Walking around Mea Shearim (a predominantly religious area of Jerusalem), one can see people directing bill-posters as to what and where to paste up notices on the Notice Boards. And the people doing the directing are private individuals, and anyone can put a notice on a board, and the boards truly are Public Notice Boards. The bill-posters themselves are a sight to see; hands, trousers, brushes and pails dripping with fresh paste and encrusted with dried paste. And working at top speed.
What’s on the Public Notice Boards depends on which part of the city you are in.
This one is not far from Emek Refaim, a street that is the hub for a comparatively well-to-do area of the city. There are trees, well-designed houses and apartment buildings and a population the kind of cafes that are frequented by people who would feel at home in a ‘modern’ cafe or restaurant anywhere in the world. Quite a number of them are a young floating population who stay for some months and then go back home to the States or England or elsewhere. So what is being advertised reflects this modern, urban population.
This one is in an older part of the town centre.
In contrast, the Notice Boards in Mea Shearim, (a poorer and predominantly religious neighbourhood) deal with different concerns. The first of the following noticese is advertising an event right at the corner where the Notice Board is.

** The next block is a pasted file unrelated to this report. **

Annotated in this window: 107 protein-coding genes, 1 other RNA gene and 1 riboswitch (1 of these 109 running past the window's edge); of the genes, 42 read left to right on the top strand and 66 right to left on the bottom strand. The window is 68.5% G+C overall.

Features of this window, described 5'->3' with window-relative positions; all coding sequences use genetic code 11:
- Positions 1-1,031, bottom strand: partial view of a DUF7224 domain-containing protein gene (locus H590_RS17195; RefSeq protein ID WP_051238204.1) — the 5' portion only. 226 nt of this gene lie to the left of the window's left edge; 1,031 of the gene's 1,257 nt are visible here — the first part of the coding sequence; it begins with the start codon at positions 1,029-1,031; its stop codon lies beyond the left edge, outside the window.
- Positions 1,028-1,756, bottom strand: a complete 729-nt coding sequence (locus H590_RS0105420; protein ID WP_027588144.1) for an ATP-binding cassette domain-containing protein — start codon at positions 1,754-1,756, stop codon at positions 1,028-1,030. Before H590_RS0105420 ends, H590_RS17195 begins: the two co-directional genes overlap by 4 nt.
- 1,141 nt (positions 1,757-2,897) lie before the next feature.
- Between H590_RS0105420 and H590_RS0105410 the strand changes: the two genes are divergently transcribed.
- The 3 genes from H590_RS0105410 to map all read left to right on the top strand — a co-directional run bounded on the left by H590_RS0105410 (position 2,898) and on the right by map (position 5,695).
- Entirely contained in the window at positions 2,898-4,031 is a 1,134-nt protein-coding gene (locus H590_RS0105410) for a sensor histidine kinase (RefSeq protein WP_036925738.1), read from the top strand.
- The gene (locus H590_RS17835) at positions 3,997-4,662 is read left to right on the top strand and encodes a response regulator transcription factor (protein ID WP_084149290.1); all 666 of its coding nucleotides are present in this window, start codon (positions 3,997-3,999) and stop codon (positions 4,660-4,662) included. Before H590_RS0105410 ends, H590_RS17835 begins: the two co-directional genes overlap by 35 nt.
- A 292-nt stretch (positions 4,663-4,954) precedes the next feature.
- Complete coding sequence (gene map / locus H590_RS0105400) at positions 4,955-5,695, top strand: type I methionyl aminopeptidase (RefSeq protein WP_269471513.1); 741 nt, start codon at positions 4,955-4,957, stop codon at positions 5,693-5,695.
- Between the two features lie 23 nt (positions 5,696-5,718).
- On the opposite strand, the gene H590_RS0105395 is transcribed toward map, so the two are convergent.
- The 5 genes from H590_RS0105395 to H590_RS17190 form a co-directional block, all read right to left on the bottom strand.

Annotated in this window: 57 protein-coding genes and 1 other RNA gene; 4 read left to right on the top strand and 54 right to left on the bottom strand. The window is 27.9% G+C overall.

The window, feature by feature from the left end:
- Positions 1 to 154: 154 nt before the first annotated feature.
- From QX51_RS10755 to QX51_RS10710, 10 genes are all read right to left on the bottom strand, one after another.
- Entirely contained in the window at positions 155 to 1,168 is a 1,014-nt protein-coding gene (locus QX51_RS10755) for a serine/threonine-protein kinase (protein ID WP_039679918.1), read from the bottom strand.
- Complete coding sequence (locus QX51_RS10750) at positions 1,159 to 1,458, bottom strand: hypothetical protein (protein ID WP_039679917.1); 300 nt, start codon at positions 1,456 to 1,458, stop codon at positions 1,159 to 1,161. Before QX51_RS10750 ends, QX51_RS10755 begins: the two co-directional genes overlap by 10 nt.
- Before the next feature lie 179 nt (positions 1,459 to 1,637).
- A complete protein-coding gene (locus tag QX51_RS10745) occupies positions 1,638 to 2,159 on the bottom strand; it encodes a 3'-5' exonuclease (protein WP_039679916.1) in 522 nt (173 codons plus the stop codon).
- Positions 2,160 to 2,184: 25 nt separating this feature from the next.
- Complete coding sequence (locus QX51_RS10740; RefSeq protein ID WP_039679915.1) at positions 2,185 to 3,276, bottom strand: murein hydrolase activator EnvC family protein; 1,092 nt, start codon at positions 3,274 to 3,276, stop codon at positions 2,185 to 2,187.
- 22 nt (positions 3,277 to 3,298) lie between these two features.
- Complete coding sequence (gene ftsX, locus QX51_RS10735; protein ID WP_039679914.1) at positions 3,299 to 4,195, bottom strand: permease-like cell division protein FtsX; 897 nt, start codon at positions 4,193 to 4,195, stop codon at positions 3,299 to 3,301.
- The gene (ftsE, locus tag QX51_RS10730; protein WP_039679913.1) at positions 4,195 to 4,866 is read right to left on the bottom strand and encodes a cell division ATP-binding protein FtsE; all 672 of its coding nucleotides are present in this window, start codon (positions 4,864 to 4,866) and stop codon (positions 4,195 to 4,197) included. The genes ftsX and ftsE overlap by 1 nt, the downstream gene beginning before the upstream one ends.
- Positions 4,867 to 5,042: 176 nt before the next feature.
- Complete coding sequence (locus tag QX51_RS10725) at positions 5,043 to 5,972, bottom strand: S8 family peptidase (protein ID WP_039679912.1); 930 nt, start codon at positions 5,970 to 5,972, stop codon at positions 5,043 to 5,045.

Some of the older parts of the town centre are run-down. Given the pace of building in Israel (very fast) it is not hard to imagine big swathes of downtown Jerusalem being redeveloped over the next twenty years. Whether the developers will keep the facades of the buildings is an open question. Some buildings clearly date from the Mandate period and before, with stones facades and good architectural detail. Some other buildings are on their last legs and never amounted to much. The question is whether the more deserving architectural parts will be junked along with the rest.
A light railway is being built at the moment that will go to various parts of the centre and to the outskirts, and one one side of the approach to Jaffa Gate there is a billboard showing an artist’s impression of what it will look like. (photo to follow)